Andreas Schipplock
I'm not an assembly line worker. I'm a software developer.
I'm in favour of GNU.

The Eiffel Method

by Andreas Schipplock

published on


There was a time when I tried almost every programming and scripting language out there just because out of curiosity. When I discovered the MOOC "Computing: Art, Magic, Science" held by Bertrand Meyer and Marco Piccioni from ETH Z├╝rich at I was kind of shocked. This course is teaching the "The Eiffel Method and Language" but more the method than the language. I immediately signed up just because Bertrand Meyer is doing this MOOC. He's the father of the Eiffel programming language.

I was shocked becaused I used, or at least tried to use, the Eiffel programming language many years ago as I was enthusiastic about object oriented pascal back in the days and I always feel "love" when I see something as expressive as pascal. And I'm not saying Eiffel is like pascal. It's kind of completely different but it's still very expressive. I can't remember exactly why I didn't continue to use Eiffel but I believe it was too professional back then...for me. Many years ago I was more like a "hacker" and I just wanted to play around and get things done. But nowadays I want to immortalize myself in code. I want to produce high quality code because that's the way to stand out of the mess. And I'm pretty sure every programmer knows this mess. And I'm even more pretty sure that every sane developer wants to produce high quality code and not this mess people are used to.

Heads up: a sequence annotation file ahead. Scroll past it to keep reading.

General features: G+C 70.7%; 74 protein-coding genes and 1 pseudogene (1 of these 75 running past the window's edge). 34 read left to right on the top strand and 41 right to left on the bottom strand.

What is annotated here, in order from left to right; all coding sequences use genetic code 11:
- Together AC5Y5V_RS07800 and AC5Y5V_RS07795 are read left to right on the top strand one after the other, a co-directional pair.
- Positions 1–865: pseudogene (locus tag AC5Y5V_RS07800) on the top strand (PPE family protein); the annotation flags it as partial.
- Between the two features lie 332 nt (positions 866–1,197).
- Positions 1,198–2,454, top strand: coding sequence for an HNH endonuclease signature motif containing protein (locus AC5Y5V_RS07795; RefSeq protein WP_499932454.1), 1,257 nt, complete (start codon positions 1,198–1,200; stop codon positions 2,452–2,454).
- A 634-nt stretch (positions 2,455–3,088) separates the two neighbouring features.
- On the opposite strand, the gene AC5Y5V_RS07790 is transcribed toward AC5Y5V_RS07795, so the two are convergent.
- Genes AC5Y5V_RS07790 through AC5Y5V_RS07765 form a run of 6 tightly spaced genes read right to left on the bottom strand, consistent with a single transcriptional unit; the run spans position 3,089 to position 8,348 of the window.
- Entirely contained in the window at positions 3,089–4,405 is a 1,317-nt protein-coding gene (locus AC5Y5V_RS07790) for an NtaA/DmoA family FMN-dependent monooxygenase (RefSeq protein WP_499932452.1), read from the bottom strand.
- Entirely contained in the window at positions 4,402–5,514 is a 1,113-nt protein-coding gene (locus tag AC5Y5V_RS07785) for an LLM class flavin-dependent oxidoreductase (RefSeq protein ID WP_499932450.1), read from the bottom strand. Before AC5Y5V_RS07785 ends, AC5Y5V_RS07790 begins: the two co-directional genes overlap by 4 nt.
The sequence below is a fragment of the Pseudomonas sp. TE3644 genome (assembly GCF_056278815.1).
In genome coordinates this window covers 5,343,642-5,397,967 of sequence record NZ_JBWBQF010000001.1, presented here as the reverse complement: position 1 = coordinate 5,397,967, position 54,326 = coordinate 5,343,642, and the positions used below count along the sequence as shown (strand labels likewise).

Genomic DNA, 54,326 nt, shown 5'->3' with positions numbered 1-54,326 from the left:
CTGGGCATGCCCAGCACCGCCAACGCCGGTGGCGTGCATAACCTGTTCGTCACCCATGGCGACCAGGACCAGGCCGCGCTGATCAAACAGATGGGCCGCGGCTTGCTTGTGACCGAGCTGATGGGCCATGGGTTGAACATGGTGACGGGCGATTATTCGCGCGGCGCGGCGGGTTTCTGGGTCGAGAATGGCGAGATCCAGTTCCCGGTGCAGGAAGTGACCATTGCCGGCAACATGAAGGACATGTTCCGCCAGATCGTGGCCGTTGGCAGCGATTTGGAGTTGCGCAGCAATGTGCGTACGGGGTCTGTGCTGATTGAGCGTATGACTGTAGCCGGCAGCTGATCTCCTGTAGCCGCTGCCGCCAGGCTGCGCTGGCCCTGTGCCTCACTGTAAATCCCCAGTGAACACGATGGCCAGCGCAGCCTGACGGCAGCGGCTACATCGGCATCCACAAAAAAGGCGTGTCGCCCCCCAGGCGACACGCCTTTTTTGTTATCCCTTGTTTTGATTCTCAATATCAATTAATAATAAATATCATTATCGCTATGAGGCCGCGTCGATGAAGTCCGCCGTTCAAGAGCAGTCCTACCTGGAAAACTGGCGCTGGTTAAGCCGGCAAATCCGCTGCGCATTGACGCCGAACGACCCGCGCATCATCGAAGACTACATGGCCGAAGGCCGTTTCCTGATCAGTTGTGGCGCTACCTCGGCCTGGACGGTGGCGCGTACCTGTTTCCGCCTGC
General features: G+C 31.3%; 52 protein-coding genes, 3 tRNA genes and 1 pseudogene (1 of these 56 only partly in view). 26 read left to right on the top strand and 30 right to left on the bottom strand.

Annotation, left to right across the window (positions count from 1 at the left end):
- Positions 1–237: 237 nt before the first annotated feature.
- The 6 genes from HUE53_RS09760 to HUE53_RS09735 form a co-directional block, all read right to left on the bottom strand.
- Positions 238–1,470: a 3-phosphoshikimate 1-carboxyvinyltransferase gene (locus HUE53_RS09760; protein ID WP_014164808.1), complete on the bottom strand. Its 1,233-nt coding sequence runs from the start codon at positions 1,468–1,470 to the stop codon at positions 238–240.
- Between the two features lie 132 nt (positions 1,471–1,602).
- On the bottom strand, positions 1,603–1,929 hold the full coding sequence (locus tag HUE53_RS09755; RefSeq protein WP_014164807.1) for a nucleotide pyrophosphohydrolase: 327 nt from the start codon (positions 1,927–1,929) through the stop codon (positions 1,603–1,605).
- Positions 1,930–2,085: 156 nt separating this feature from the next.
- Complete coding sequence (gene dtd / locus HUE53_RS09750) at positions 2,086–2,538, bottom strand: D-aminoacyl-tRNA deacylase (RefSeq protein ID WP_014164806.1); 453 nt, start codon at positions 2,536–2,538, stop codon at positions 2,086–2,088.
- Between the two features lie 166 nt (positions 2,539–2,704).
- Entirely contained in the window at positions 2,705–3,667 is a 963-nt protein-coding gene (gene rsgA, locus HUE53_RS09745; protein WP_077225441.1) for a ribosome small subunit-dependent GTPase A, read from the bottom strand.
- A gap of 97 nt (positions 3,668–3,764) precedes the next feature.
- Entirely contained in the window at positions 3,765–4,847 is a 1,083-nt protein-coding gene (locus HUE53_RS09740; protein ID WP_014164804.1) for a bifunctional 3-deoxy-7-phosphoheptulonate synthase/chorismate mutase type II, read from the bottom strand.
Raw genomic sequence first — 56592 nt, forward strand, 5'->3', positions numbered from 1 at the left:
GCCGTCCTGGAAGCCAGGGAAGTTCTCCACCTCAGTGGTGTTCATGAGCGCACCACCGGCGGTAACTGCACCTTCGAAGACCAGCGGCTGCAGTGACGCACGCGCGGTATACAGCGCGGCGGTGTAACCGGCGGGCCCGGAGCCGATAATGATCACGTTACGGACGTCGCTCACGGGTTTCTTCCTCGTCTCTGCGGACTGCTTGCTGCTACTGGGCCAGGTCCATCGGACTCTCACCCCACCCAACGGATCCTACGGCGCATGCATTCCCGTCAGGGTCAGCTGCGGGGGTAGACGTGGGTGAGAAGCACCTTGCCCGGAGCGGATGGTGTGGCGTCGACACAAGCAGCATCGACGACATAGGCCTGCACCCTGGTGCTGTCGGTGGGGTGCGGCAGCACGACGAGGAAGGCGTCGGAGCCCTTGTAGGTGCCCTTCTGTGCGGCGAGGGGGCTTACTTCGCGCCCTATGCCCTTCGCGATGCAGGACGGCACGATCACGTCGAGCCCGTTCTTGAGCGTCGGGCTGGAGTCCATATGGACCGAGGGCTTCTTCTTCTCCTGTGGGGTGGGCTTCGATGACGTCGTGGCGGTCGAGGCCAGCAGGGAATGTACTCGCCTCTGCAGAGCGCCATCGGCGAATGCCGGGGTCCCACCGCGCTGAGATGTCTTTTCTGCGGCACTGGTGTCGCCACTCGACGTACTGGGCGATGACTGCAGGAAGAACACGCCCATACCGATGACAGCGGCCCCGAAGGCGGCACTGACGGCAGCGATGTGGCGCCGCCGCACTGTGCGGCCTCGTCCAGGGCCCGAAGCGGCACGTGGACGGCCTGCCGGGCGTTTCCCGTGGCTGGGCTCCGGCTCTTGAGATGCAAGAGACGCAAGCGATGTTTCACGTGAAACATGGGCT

I'm extremely interested and I'm eagerly following this MOOC. I'm pretty sure I will do something with Eiffel in the future. It's very expressive, there is a nice IDE (EiffelStudio) and there are lot of people giving support. There's even commercial support if needed. The base library is big.

However, I personally wouldn't recommend Eiffel for production code. I experienced many good parts of Eiffel which I can re-use to some extend in other programming languages but I probably wouldn't use Eiffel itself for production code. Eiffel might be perfectly fine but there is simply no big community that can help you in case of a problem. Even for simple things your favourite search engine won't find anything useful. You won't find many 'enterprise' libraries as well so if you want to create something, you probably have to implement everything yourself. This isn't an option for most companies.

Eiffel is really a refreshing experience that I didn't have in all those years. If you plan to take part in the MOOC at I recommend to buy the book "Touch of Class" (ISBN-13: 978-3540921448). It's one of the best books I've ever read. It's written by Bertrand Meyer. I recommend the book even though you are not taking part in this MOOC. It's a great book and you can apply most of the techniques to other programming and scripting languages.

I hope this text was useful.